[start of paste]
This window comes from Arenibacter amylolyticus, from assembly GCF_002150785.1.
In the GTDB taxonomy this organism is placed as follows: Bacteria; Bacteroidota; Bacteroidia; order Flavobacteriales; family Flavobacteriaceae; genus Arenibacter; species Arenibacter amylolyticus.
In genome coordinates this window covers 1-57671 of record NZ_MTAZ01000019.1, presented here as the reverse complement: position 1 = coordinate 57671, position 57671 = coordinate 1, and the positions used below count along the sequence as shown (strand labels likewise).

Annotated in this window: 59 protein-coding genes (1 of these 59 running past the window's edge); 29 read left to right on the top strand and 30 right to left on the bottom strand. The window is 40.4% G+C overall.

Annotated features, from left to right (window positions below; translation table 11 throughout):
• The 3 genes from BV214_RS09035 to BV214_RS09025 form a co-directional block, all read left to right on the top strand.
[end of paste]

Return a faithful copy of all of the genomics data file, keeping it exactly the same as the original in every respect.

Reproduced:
This window comes from Arenibacter amylolyticus, from assembly GCF_002150785.1.
In the GTDB taxonomy this organism is placed as follows: Bacteria; Bacteroidota; Bacteroidia; order Flavobacteriales; family Flavobacteriaceae; genus Arenibacter; species Arenibacter amylolyticus.
In genome coordinates this window covers 1-57671 of record NZ_MTAZ01000019.1, presented here as the reverse complement: position 1 = coordinate 57671, position 57671 = coordinate 1, and the positions used below count along the sequence as shown (strand labels likewise).

Annotated in this window: 59 protein-coding genes (1 of these 59 running past the window's edge); 29 read left to right on the top strand and 30 right to left on the bottom strand. The window is 40.4% G+C overall.

Annotated features, from left to right (window positions below; translation table 11 throughout):
• The 3 genes from BV214_RS09035 to BV214_RS09025 form a co-directional block, all read left to right on the top strand.